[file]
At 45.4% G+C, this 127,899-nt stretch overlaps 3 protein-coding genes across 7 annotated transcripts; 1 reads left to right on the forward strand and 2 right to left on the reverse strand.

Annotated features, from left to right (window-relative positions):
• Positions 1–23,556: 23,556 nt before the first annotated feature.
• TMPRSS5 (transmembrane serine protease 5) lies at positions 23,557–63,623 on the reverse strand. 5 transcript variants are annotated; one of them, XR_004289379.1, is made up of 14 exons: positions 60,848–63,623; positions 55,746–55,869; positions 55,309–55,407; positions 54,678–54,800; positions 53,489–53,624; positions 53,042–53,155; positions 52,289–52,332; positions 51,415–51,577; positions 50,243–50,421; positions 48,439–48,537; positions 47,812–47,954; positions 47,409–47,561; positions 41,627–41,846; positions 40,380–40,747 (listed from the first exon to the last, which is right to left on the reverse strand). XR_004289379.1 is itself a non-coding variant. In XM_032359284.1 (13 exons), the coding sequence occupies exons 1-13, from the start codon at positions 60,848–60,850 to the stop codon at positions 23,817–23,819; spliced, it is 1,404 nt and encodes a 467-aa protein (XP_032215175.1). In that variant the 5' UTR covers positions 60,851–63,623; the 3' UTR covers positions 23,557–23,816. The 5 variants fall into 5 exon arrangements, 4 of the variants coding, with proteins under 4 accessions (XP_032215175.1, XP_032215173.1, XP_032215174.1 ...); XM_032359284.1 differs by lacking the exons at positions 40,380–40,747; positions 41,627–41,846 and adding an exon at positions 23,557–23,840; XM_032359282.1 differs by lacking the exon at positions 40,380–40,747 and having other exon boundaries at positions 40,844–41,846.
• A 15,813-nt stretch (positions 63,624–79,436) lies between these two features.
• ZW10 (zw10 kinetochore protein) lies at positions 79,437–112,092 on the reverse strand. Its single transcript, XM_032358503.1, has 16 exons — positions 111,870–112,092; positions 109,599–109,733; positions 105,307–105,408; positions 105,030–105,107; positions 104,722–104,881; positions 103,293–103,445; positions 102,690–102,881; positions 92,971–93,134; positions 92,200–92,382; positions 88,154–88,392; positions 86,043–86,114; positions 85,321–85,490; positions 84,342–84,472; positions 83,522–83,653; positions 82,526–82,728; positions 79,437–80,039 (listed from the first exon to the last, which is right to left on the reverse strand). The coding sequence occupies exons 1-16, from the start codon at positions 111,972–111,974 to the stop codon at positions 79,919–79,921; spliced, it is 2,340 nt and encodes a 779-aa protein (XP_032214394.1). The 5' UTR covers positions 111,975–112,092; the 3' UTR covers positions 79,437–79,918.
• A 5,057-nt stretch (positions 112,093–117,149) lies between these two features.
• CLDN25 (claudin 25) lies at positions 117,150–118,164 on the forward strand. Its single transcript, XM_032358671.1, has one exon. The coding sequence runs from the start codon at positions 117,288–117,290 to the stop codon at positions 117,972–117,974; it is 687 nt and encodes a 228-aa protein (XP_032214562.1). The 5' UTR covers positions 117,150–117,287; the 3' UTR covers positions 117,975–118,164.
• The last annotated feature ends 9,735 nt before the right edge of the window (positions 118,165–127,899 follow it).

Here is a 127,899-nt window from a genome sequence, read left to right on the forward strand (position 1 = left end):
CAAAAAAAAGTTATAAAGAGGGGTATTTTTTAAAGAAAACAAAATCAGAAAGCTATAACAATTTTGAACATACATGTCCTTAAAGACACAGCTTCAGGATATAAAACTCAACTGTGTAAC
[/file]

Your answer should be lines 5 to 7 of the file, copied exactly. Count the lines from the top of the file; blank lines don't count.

• A 15,813-nt stretch (positions 63,624–79,436) lies between these two features.
• ZW10 (zw10 kinetochore protein) lies at positions 79,437–112,092 on the reverse strand. Its single transcript, XM_032358503.1, has 16 exons — positions 111,870–112,092; positions 109,599–109,733; positions 105,307–105,408; positions 105,030–105,107; positions 104,722–104,881; positions 103,293–103,445; positions 102,690–102,881; positions 92,971–93,134; positions 92,200–92,382; positions 88,154–88,392; positions 86,043–86,114; positions 85,321–85,490; positions 84,342–84,472; positions 83,522–83,653; positions 82,526–82,728; positions 79,437–80,039 (listed from the first exon to the last, which is right to left on the reverse strand). The coding sequence occupies exons 1-16, from the start codon at positions 111,972–111,974 to the stop codon at positions 79,919–79,921; spliced, it is 2,340 nt and encodes a 779-aa protein (XP_032214394.1). The 5' UTR covers positions 111,975–112,092; the 3' UTR covers positions 79,437–79,918.
• A 5,057-nt stretch (positions 112,093–117,149) lies between these two features.